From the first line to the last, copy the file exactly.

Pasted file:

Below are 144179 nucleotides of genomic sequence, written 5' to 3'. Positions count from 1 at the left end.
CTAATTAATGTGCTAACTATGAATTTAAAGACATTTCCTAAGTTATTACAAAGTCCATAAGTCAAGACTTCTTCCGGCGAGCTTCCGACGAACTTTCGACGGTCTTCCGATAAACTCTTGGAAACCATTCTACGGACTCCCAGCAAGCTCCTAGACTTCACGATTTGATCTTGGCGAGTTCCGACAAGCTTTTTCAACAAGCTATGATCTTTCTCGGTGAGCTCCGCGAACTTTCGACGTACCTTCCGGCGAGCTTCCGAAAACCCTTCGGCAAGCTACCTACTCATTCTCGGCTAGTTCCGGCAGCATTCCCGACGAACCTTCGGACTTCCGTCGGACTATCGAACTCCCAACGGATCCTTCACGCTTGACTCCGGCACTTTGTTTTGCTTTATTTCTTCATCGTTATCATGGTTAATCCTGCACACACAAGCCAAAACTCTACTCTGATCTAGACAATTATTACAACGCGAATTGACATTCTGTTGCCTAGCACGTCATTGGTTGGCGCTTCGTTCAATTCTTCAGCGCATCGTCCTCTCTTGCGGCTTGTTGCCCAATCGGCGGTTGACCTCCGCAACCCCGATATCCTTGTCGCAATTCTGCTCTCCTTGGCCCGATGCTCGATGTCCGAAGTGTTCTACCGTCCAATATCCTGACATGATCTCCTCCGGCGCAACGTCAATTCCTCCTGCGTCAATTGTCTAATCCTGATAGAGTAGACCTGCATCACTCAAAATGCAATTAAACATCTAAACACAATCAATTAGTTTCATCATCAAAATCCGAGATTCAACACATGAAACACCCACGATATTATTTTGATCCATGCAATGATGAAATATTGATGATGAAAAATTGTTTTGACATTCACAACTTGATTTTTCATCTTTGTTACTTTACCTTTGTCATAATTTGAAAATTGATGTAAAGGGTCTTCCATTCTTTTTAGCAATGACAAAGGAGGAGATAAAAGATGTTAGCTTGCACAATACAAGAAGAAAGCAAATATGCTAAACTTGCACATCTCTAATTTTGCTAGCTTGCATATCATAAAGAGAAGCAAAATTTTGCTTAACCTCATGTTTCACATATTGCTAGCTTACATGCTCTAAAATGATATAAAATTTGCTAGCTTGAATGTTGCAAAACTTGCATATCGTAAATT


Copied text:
Below are 144179 nucleotides of genomic sequence, written 5' to 3'. Positions count from 1 at the left end.
CTAATTAATGTGCTAACTATGAATTTAAAGACATTTCCTAAGTTATTACAAAGTCCATAAGTCAAGACTTCTTCCGGCGAGCTTCCGACGAACTTTCGACGGTCTTCCGATAAACTCTTGGAAACCATTCTACGGACTCCCAGCAAGCTCCTAGACTTCACGATTTGATCTTGGCGAGTTCCGACAAGCTTTTTCAACAAGCTATGATCTTTCTCGGTGAGCTCCGCGAACTTTCGACGTACCTTCCGGCGAGCTTCCGAAAACCCTTCGGCAAGCTACCTACTCATTCTCGGCTAGTTCCGGCAGCATTCCCGACGAACCTTCGGACTTCCGTCGGACTATCGAACTCCCAACGGATCCTTCACGCTTGACTCCGGCACTTTGTTTTGCTTTATTTCTTCATCGTTATCATGGTTAATCCTGCACACACAAGCCAAAACTCTACTCTGATCTAGACAATTATTACAACGCGAATTGACATTCTGTTGCCTAGCACGTCATTGGTTGGCGCTTCGTTCAATTCTTCAGCGCATCGTCCTCTCTTGCGGCTTGTTGCCCAATCGGCGGTTGACCTCCGCAACCCCGATATCCTTGTCGCAATTCTGCTCTCCTTGGCCCGATGCTCGATGTCCGAAGTGTTCTACCGTCCAATATCCTGACATGATCTCCTCCGGCGCAACGTCAATTCCTCCTGCGTCAATTGTCTAATCCTGATAGAGTAGACCTGCATCACTCAAAATGCAATTAAACATCTAAACACAATCAATTAGTTTCATCATCAAAATCCGAGATTCAACACATGAAACACCCACGATATTATTTTGATCCATGCAATGATGAAATATTGATGATGAAAAATTGTTTTGACATTCACAACTTGATTTTTCATCTTTGTTACTTTACCTTTGTCATAATTTGAAAATTGATGTAAAGGGTCTTCCATTCTTTTTAGCAATGACAAAGGAGGAGATAAAAGATGTTAGCTTGCACAATACAAGAAGAAAGCAAATATGCTAAACTTGCACATCTCTAATTTTGCTAGCTTGCATATCATAAAGAGAAGCAAAATTTTGCTTAACCTCATGTTTCACATATTGCTAGCTTACATGCTCTAAAATGATATAAAATTTGCTAGCTTGAATGTTGCAAAACTTGCATATCGTAAATT